• Thomas Maher

Medical Coding for Critical Care in the Emergency Department: Part 1: What Constitutes Critical Care

Emergency medicine physicians are trained to assess patients and make split-second, life-saving decisions, but documenting and coding those encounters can be complex, tedious and time-consuming. Because the relative value units (RVUs) for critical care services are high, the financial implications for physicians and their employers are significant. High RVUs also attract increased scrutiny from payers and auditors; therefore, accurate coding and documentation are imperative.

In this two-part series we’ll cover crucial elements related to critical care documentation and coding: 1.) a thorough understanding of the definition of critical care, and 2.) the documentation of critical care services and provider time in the Emergency Department.

Critical care is defined as the direct delivery by a physician(s) of medical care for a critically ill or critically injured patient. A critical illness or injury acutely impairs one or more vital organ systems such that there is a high probability of imminent or life-threatening deterioration in the patient’s condition.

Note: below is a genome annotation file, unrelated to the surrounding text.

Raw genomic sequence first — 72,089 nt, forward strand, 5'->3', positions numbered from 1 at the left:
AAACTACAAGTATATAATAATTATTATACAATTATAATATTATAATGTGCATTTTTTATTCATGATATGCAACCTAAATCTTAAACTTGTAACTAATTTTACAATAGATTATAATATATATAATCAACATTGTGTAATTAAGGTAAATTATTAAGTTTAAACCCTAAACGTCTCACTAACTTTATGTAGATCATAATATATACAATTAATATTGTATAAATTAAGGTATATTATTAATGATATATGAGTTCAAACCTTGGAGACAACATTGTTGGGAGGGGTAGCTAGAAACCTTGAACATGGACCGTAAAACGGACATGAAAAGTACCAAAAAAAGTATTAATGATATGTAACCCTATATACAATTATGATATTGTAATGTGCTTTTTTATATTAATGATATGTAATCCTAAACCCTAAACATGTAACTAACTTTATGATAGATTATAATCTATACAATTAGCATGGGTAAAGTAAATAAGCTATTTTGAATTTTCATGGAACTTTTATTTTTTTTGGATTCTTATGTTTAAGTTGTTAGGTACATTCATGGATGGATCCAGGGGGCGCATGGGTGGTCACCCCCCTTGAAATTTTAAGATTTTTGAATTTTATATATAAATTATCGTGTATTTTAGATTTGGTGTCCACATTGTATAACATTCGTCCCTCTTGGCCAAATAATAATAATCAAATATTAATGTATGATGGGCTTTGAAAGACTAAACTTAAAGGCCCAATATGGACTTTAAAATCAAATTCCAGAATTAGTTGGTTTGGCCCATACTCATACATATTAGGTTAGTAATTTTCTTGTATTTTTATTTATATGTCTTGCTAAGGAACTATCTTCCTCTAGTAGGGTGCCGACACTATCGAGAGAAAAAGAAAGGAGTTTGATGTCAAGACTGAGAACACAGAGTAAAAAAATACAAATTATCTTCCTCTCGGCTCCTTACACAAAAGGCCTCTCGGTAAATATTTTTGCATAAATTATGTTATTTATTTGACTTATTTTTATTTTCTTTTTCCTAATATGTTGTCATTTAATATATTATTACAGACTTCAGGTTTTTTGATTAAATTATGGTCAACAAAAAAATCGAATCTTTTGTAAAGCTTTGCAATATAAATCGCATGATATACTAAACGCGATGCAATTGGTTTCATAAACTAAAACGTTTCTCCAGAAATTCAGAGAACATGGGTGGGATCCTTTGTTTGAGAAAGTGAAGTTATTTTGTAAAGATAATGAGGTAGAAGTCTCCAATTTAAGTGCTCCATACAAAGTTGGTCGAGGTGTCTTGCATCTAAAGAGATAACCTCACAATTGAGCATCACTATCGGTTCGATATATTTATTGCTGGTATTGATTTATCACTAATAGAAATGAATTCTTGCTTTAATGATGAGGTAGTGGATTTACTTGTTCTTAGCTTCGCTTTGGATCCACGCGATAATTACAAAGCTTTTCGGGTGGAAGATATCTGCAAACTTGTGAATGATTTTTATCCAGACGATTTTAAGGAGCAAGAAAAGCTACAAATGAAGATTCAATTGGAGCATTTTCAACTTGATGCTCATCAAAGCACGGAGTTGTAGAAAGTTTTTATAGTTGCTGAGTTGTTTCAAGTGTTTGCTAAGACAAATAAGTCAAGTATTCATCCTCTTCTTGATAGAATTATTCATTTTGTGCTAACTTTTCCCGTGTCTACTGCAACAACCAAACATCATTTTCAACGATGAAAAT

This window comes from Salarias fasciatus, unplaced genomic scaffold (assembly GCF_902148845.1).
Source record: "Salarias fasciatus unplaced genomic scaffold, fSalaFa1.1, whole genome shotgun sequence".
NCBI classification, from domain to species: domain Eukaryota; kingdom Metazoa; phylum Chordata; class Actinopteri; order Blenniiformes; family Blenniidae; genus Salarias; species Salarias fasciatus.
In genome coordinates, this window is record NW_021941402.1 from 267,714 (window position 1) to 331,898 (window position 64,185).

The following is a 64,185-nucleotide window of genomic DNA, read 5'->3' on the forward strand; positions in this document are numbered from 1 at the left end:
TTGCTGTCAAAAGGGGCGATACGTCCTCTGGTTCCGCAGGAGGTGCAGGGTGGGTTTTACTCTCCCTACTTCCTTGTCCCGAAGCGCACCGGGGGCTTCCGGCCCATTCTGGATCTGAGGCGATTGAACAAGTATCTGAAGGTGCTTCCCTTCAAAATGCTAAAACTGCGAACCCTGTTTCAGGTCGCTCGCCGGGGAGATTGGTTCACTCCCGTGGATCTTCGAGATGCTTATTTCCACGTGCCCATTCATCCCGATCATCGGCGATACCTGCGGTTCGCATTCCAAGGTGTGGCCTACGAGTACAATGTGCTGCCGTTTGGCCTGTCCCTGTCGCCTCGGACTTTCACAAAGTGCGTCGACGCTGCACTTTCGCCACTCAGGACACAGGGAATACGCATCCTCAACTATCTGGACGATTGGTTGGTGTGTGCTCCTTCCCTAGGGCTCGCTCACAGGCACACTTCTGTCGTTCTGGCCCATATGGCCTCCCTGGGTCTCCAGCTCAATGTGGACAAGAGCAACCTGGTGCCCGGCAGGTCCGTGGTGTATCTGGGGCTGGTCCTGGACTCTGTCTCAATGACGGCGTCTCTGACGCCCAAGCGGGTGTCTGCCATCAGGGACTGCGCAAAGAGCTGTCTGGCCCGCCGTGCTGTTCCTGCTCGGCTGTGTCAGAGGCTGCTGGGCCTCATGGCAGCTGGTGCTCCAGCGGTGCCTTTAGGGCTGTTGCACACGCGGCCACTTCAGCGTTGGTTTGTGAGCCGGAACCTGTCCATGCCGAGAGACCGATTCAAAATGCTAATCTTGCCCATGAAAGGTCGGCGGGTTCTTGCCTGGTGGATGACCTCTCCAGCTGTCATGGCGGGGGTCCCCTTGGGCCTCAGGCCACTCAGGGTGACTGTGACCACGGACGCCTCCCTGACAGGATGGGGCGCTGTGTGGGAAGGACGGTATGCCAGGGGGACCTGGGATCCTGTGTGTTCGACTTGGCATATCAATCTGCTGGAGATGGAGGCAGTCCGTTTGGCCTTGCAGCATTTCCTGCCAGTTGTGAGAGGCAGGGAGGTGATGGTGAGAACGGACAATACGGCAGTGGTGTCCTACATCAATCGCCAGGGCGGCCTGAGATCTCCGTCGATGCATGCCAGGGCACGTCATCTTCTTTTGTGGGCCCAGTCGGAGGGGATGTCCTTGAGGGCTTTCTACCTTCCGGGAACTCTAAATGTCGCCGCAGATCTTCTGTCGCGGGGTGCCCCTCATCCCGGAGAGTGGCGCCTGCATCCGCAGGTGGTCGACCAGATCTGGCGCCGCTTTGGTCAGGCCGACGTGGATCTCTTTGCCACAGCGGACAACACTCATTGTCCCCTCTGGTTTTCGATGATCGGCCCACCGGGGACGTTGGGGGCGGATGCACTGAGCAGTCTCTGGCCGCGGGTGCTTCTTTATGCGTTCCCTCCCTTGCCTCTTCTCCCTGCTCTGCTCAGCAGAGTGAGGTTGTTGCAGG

According to CMS and other payers, critical care must be medically necessary and reasonable, and is a service that encompasses both treatment of “vital organ failure” and “prevention of further life-threatening deterioration of the patient’s condition.”

Critical care involved high complexity decision making to assess, manipulate and support vital system function(s) to treat single or multiple vital organ system failure and/or to prevent further life-threatening deterioration of the patient’s condition.

Examples that would meet the criteria for critical care include but are not limited to the following:

  • Central nervous system failure

  • Circulatory failure

  • Shock

  • Renal, hepatic, metabolic, and/or respiratory failure

Another determining factor involves the full attention of the provider. For any given period of time spent providing critical care services, the physician must devote his or her full attention to the patient and, therefore, cannot provide services to any other patient during the same period of time. This time can be spent at the immediate bedside of the patient or elsewhere on the floor of the unit, so long as the physician is immediately available to the patient.

Knowing the definition of “critical care” is a key factor that directly impacts accurate and timely reimbursement for physicians and their practices. In Part 2 of this series, Provider Time and Documentation, we will summarize the numerous documentation and coding rules and requirements related to provider time.

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